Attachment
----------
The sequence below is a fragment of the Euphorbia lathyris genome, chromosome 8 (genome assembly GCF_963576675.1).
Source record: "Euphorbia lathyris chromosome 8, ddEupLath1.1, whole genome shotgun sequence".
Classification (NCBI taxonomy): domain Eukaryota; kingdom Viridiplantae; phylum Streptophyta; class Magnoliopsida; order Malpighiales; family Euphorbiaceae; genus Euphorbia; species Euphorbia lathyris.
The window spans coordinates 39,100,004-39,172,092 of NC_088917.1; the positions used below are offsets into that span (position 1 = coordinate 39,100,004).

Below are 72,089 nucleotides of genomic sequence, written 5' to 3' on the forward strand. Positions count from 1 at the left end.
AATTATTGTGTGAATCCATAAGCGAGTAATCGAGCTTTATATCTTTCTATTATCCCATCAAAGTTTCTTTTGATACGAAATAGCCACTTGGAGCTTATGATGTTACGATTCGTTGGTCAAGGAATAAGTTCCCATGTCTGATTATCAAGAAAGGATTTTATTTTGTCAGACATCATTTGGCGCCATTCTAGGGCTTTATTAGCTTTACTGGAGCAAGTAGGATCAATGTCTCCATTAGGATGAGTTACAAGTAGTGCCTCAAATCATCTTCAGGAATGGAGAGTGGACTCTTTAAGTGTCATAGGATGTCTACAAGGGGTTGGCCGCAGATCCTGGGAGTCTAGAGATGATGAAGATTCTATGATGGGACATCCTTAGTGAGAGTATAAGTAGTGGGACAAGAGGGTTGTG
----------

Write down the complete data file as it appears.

The sequence below is a fragment of the Euphorbia lathyris genome, chromosome 8 (genome assembly GCF_963576675.1).
Source record: "Euphorbia lathyris chromosome 8, ddEupLath1.1, whole genome shotgun sequence".
Classification (NCBI taxonomy): domain Eukaryota; kingdom Viridiplantae; phylum Streptophyta; class Magnoliopsida; order Malpighiales; family Euphorbiaceae; genus Euphorbia; species Euphorbia lathyris.
The window spans coordinates 39,100,004-39,172,092 of NC_088917.1; the positions used below are offsets into that span (position 1 = coordinate 39,100,004).

Below are 72,089 nucleotides of genomic sequence, written 5' to 3' on the forward strand. Positions count from 1 at the left end.
AATTATTGTGTGAATCCATAAGCGAGTAATCGAGCTTTATATCTTTCTATTATCCCATCAAAGTTTCTTTTGATACGAAATAGCCACTTGGAGCTTATGATGTTACGATTCGTTGGTCAAGGAATAAGTTCCCATGTCTGATTATCAAGAAAGGATTTTATTTTGTCAGACATCATTTGGCGCCATTCTAGGGCTTTATTAGCTTTACTGGAGCAAGTAGGATCAATGTCTCCATTAGGATGAGTTACAAGTAGTGCCTCAAATCATCTTCAGGAATGGAGAGTGGACTCTTTAAGTGTCATAGGATGTCTACAAGGGGTTGGCCGCAGATCCTGGGAGTCTAGAGATGATGAAGATTCTATGATGGGACATCCTTAGTGAGAGTATAAGTAGTGGGACAAGAGGGTTGTG